JSPS-ICSSR Seminar 2022

Understanding and Addressing Systemic Risks Behind the Socio-economic Impacts of COVID-19 in Japan and India: Developing a Roadmap for a Resilient and Sustainable Future

JSPS-CSSR Seminar 2022

Download the proceedings of the seminar from here: JSPS-ICSSR Seminar Proceedings

The COVID-19 pandemic has spread to 202 countries and territories infecting 633 million people and killing 6.6 million as on November 09, 2022. 22.7 million people were infected in Japan and 47,000 were killed. In India, 44.7 million people were infected and 531,000 were killed. COVID-19 emerged as a systemic and transboundary risk (e.g. East Asia SARS, 2003; Swine flu, 2009; and West Africa Ebola, 2014).

The economies of all countries have been affected, there are prospects for a global economic recession. COVID-19 became an added risk to the already slowing Indian economy (Subramanian and Felman, 2020). India’s growth rate has been projected as -4.5% in 2020 over 2019 (IMF, 2020). India’s GDP during the first quarter 1 was reduced by 24% (National Statistical Office, 2020). For Japan, the GDP was estimated to contract by approximately 5.0 % for FY 2020 and 3.0% for FY 2021 (Cabinet Office, 2020).

Governments are developing solutions to tackle impacts and developing green recovery plans. However, COVID-19 is unprecedented and there is a poor understanding of the drivers behind systemic risks. Without a deeper understanding of systemic risks, it will be difficult to identify effective and sustainable solutions.

Important systemic risks for which there is a lack of understanding are 1. The supply chains are scattered over different continents and countries, 2. supply chains that cannot be quickly modified to address shifts in supply and demands, 3. lack of robust understanding on how impacts on one country will affect another country, and 4. consumption-driven economies.

The massive job loss from lockdowns and restricted movement of people and goods and services lead to major compression of consumer demand. 27 million young lost their jobs in the month of April 2020 in India (CMIE, 2020). Japan’s unemployment has also been projected to rise to 3.2% in 2020 compared to 2.3% in 2019 (Cabinet Office, 2020). The combined free fall of demand and supply raises uncertainties for both the governments and constraints on traditional tools available to policymakers.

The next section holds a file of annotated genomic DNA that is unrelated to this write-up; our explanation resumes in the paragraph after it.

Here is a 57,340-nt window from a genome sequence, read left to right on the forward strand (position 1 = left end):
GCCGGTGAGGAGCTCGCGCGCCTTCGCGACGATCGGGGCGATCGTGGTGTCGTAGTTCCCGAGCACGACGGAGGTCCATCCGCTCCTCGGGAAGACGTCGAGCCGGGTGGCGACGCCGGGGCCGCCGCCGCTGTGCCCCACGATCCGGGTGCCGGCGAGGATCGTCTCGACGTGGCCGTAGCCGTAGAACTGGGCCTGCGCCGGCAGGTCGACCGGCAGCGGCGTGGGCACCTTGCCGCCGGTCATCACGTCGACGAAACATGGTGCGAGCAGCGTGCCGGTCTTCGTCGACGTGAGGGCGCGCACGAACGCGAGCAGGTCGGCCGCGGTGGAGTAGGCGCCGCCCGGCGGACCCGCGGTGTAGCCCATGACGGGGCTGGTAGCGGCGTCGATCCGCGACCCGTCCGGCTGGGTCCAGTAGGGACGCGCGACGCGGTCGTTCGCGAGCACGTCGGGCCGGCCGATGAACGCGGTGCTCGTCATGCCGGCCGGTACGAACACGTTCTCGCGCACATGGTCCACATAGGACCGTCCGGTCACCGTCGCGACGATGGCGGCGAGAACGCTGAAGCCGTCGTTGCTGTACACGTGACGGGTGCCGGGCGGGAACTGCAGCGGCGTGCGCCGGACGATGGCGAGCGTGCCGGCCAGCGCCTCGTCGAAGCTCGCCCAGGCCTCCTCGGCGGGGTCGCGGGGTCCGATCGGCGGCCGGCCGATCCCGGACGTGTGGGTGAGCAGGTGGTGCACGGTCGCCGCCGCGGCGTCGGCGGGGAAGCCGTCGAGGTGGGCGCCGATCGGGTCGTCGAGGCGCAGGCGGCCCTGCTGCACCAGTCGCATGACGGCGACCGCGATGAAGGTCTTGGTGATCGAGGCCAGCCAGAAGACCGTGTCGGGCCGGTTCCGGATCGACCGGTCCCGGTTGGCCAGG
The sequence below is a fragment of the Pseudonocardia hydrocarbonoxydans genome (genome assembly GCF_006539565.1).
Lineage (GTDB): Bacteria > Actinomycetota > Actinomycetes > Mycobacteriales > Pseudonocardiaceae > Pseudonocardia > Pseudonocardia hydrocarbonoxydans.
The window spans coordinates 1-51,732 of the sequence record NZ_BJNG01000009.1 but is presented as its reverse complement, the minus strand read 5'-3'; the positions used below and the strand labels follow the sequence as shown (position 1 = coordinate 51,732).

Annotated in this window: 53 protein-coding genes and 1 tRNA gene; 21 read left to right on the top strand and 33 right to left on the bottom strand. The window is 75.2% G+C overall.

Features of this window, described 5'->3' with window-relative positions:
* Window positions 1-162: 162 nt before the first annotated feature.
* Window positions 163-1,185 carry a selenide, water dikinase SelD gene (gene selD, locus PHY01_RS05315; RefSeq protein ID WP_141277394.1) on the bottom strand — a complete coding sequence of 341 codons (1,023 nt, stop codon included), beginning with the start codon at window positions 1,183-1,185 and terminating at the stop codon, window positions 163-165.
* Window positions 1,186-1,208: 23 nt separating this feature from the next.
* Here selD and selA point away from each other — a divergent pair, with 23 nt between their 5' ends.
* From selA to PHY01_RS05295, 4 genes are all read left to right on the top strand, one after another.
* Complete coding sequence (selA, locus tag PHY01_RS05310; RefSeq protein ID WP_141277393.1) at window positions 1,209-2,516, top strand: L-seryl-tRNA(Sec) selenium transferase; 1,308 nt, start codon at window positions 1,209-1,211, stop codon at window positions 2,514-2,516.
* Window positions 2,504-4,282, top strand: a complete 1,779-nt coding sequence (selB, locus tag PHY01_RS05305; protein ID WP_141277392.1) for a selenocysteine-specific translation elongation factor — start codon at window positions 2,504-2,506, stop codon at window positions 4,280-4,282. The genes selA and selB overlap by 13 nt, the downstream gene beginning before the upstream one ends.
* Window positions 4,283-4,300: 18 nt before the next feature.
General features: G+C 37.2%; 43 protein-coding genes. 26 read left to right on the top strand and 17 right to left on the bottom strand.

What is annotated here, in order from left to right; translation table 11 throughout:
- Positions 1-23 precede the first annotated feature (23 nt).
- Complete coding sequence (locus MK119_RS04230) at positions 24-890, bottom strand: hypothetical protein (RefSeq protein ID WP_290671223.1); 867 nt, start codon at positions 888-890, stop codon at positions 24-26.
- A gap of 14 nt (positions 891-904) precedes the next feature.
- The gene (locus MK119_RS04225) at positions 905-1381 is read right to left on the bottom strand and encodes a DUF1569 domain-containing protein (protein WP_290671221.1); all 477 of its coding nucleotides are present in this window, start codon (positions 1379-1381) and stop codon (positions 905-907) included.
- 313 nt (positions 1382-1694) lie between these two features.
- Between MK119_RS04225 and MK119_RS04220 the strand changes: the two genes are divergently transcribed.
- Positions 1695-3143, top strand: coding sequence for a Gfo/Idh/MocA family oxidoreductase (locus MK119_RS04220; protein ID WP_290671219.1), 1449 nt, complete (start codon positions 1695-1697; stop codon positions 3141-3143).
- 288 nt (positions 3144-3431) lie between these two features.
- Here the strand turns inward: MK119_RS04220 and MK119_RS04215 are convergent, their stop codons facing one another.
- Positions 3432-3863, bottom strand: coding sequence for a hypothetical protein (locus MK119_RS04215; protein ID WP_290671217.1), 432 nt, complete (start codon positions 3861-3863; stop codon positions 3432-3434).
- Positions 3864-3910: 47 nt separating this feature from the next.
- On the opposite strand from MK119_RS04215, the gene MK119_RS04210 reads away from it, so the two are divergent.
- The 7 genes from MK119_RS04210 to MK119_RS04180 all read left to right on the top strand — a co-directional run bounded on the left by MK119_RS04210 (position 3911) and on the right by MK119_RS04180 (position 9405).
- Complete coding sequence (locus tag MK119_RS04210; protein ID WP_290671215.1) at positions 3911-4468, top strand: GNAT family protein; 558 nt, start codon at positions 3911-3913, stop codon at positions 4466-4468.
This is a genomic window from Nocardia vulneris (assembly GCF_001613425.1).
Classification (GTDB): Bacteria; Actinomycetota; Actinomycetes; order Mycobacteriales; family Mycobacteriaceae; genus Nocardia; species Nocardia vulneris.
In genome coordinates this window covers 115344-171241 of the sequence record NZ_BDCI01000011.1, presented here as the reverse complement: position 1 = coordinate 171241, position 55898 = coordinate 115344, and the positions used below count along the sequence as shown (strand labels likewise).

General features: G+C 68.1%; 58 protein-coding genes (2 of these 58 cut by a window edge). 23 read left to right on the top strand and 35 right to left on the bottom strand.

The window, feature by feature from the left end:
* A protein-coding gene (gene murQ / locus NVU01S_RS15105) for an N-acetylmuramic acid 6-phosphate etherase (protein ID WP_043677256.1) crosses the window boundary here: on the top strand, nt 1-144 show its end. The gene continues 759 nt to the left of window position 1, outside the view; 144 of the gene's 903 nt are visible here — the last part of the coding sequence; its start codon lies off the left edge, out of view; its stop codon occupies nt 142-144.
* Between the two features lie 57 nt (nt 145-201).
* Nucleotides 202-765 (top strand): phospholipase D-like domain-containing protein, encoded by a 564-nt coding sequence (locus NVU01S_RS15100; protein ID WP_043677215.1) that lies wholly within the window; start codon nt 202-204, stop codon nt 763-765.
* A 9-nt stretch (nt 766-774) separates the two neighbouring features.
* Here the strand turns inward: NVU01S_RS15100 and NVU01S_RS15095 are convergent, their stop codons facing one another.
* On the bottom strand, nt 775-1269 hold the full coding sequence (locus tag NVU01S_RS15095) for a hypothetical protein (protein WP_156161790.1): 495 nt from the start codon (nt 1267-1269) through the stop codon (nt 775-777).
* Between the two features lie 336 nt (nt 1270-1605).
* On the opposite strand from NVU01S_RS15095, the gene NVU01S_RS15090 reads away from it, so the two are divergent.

Disaster risk management (DRM) systems play a key role in safeguarding economies and social welfare, and they can mitigate systemic risks. Even though DRM systems are being improved, the COVID-19 experience showed that the current systems are not designed to address systemic and transboundary risks (Prabhakar et al., 2018). Countries are still dependent on archaic policies developed in an outdated context due to limited awareness of systemic and transboundary risks such as COVID-19.

Japan is 4th largest investor in India accounting for 7.2% of FDI inflows (GOI, 2020), and has significant exports to India (ranked 14th). In 2014, Japan’s Prime Minister pledged JPY 3.5 trillion public-private investments. Indian companies provide goods and services and are the 12th largest exporter to Japan (World Bank, 2020). Japan and India signed MOU on disaster risk reduction in 2017. COVID-19 has seriously impacted these engagements. There is a need to understand the impacts to plan for a resilient and sustainable future for these two countries. This seminar provides an opportunity for researchers on both sides to answer important questions raised by COVID-19.

Considering the above background, the objectives of the seminar are:

1. To discuss systemic risks behind the socio-economic impacts of COVID-19 in Japan and India,